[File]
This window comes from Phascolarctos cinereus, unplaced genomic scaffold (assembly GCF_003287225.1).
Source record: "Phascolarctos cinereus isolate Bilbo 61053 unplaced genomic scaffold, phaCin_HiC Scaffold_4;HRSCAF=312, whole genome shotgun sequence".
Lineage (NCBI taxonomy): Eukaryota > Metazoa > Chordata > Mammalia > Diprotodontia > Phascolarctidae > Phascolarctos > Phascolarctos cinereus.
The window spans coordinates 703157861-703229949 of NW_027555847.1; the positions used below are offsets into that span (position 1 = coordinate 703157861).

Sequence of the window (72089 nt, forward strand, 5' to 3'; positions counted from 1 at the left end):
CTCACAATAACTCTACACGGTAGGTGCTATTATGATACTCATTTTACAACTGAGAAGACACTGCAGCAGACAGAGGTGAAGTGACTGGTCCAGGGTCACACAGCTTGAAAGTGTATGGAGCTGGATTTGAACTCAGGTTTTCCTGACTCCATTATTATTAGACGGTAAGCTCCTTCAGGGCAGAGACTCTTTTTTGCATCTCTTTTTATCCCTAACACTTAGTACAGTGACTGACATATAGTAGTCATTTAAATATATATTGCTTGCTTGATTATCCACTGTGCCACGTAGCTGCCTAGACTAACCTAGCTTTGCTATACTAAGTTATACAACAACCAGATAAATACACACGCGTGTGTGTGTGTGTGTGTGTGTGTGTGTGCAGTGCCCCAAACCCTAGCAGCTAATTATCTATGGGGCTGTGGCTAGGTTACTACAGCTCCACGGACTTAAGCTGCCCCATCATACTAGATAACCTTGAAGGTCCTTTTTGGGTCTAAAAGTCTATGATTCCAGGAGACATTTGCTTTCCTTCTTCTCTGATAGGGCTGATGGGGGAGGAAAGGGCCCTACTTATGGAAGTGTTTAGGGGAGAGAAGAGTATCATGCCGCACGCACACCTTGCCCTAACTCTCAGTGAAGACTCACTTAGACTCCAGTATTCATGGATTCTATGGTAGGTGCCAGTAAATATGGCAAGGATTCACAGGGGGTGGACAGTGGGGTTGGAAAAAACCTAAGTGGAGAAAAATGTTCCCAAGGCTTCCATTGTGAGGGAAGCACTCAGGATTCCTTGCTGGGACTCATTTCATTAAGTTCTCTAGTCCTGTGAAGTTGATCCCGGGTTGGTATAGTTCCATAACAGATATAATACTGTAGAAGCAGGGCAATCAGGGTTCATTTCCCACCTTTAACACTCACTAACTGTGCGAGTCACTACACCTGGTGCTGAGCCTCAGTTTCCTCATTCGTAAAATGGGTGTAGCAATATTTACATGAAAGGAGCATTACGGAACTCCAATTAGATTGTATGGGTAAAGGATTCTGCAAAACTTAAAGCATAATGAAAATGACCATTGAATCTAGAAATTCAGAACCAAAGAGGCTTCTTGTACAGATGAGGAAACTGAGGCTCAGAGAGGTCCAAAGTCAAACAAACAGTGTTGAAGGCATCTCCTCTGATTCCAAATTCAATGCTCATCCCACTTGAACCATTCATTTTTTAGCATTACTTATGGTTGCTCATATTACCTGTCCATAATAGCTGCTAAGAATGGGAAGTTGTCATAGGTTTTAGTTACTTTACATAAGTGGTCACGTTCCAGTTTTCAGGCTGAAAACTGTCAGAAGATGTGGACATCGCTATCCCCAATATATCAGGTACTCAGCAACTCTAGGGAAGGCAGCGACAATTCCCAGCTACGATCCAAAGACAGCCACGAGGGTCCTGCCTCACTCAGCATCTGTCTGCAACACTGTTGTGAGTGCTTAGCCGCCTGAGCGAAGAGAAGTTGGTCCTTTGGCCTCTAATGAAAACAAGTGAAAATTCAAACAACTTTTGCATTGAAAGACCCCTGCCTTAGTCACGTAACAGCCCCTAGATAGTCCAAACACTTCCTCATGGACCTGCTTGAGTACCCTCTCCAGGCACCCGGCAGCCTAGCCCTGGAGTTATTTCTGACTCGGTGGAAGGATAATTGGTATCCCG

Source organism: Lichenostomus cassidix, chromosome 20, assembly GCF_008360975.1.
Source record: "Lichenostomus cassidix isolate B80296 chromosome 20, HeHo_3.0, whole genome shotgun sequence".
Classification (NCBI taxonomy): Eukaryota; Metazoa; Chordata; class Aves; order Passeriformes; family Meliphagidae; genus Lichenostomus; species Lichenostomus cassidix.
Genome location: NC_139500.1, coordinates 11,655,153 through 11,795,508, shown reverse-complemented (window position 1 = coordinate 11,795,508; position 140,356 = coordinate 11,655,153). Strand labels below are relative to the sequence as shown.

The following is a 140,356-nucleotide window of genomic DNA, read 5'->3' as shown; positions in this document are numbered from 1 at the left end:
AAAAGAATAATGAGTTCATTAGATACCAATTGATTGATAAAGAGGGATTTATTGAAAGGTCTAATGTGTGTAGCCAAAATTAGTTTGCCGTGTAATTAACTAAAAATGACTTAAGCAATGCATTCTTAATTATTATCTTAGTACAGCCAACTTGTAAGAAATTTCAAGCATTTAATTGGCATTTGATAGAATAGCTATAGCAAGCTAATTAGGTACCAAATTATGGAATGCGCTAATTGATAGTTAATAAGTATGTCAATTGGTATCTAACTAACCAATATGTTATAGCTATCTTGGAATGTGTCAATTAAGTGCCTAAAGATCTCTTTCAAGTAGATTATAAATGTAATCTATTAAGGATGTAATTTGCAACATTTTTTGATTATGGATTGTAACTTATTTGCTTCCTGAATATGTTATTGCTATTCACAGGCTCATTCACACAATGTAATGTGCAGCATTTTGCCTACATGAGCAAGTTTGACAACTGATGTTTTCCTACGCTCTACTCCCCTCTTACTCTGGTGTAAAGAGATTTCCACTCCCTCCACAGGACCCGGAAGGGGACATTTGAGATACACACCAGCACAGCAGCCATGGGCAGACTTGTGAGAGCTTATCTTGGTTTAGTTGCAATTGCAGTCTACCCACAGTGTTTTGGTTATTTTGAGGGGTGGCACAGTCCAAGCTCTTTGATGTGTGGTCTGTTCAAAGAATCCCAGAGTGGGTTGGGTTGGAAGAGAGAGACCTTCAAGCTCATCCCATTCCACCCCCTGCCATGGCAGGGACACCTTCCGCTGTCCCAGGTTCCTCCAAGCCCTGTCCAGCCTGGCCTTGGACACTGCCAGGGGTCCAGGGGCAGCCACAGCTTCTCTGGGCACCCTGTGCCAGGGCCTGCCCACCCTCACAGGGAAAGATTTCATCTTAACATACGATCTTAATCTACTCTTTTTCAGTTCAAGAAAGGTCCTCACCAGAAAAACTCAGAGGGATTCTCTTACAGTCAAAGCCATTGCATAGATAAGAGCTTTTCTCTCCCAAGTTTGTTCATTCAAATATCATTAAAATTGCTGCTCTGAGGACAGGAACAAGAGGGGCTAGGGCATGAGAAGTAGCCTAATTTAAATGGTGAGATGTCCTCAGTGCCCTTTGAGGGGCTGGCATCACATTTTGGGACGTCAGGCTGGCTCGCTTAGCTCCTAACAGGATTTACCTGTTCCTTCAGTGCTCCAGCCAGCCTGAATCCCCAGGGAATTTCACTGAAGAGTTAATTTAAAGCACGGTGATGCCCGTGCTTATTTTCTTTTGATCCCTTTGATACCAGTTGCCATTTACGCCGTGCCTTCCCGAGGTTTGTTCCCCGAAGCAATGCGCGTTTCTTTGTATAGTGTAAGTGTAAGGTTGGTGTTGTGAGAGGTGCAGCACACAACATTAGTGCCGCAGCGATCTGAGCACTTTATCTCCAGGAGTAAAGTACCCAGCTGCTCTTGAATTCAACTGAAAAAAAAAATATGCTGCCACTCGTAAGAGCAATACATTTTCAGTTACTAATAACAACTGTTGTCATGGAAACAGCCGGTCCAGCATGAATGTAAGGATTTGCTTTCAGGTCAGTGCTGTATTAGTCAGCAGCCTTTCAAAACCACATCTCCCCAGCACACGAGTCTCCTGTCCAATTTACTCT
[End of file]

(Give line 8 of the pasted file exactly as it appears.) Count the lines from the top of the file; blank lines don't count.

Source record: "Lichenostomus cassidix isolate B80296 chromosome 20, HeHo_3.0, whole genome shotgun sequence".